- Body weight (by 1 or 2 pounds)
- TMAO (Trimethylamine N-oxide)—but only for those who consumed Animal Meat first and Beyond Meat second (not the other way around)
Beyond Meat may be plant-based, but it is ultraprocessed. FoodNavigator produced a nice comparison.
Beyond Meat would dearly love to demonstrate that its ultraprocessed composition is immaterial to its health benefits. Hence: this study.
Beyond Meat is already using it for marketing purposes: “New study finds health benefits of plant-based meats.”
As I see it, there are two issues here: (a) what else the participants were eating and (b) the significance of the TMAO measurements.
(a) The diet: This was not a controlled dietary intake trial conducted in a closed metabolic ward. Participants were free to eat whatever they liked and how much they liked. They lost a little weight during the Beyond Meat phase, which means they must have been eating fewer calories during that phase, as they reported (this graph is in the Supplementary material).
Reported daily calories were under 2000, which means that lots of calories must not have been reported. So it’s hard to know what the weight loss is actually due to.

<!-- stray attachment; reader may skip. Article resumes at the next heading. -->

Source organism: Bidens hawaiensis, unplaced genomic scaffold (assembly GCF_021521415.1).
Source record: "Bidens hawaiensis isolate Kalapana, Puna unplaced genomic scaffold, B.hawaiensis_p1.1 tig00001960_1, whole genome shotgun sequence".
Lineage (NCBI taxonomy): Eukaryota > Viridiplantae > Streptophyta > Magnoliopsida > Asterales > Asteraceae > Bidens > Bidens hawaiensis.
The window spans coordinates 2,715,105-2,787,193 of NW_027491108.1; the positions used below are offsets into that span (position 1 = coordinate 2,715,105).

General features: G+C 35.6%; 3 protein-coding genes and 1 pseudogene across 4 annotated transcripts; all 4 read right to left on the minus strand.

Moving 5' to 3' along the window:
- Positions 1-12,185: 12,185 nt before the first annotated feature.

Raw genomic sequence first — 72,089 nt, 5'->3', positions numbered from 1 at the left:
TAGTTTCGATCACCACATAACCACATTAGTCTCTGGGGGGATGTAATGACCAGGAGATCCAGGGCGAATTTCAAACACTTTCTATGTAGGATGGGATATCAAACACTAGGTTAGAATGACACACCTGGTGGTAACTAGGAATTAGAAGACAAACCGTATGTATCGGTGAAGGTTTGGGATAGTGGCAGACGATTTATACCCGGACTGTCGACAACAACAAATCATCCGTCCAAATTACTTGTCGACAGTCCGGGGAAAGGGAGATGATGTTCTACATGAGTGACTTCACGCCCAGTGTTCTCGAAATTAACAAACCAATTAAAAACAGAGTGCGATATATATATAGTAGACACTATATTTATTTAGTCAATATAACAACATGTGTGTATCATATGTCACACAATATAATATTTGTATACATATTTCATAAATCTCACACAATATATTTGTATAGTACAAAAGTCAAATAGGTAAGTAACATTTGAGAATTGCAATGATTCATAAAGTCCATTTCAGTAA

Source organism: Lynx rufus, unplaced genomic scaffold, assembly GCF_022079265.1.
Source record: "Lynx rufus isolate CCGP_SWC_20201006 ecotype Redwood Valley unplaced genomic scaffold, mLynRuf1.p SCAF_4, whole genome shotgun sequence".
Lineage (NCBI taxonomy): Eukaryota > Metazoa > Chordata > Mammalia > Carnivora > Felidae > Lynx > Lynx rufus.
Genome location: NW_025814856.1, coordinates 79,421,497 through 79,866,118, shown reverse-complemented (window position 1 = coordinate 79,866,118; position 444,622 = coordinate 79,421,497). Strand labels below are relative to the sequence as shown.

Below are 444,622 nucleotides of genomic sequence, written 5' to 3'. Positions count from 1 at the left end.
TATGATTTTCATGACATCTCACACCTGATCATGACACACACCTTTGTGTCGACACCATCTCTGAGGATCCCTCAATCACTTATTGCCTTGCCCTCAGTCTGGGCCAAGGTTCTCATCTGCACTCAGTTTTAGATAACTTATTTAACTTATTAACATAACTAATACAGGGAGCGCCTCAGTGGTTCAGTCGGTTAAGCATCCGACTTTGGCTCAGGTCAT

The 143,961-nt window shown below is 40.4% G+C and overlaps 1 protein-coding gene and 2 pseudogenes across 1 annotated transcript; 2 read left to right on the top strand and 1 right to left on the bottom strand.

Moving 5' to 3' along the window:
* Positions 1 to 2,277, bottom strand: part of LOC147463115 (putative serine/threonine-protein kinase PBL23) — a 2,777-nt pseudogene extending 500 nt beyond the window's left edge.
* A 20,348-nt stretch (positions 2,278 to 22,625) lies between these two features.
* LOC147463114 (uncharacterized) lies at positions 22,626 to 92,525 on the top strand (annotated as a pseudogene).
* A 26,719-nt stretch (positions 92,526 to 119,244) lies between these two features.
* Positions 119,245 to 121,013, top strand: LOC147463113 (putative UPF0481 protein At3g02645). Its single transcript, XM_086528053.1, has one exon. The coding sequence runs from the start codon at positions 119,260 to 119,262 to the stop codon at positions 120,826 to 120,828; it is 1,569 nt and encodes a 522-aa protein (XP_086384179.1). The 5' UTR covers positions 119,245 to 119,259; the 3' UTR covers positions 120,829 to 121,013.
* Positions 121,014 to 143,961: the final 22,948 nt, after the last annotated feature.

(b) TMAO: You make TMAO after you eat foods containing choline, a compound common in animal-based foods: meat, poultry, fish, and eggs. A 2019 editorial review in JAMA discusses the association of TMAO with heart disease risk.
Now, researchers are homing in on another possible culprit: a dietary metabolite linked to red meat called trimethylamine N-oxide, or TMAO. Three recent meta-analyses confirmed that high blood levels of TMAO are associated with increased risks of cardiovascular disease and all-cause mortality. One of the studies, published in the Journal of the American Heart Association in 2017, found a more than 60% heightened risk of both major adverse cardiovascular events and death from all causes in people with elevated TMAO. Other research has associated higher TMAO levels with heart failure and chronic kidney disease.
On the other hand, an analysis by Dr. Bret Scher raises questions about whether TMAO has any real meaning for health (and I thank Stephen Zwick for sending this to me).
In my opinion, this is an example of a well-run study that, in the end, lends very little to our knowledge of human health….The main outcome from this intervention had to do with TMAO. Why is this problematic? Well, it has to do with the fact that small, short-term trials are unable to measure meaningful endpoints, such as who lives, dies, or who gets heart disease. So, instead, the authors have to choose the surrogate outcome markers that they believe relate to human health.
Dr. Scher believes that “There is no convincing evidence that these results impact someone’s health.” As Scher has discussed previously, he sees no cause-and-effect relationship between TMAO levels and health. You can read his arguments here:
The bottom line? This study suggests that two servings a day of Beyond Meat is unlikely to be harmful. Whether substituting Beyond Meat for real meat is truly useful for health in the absence of other dietary changes remains to be confirmed, hopefully by independently funded research.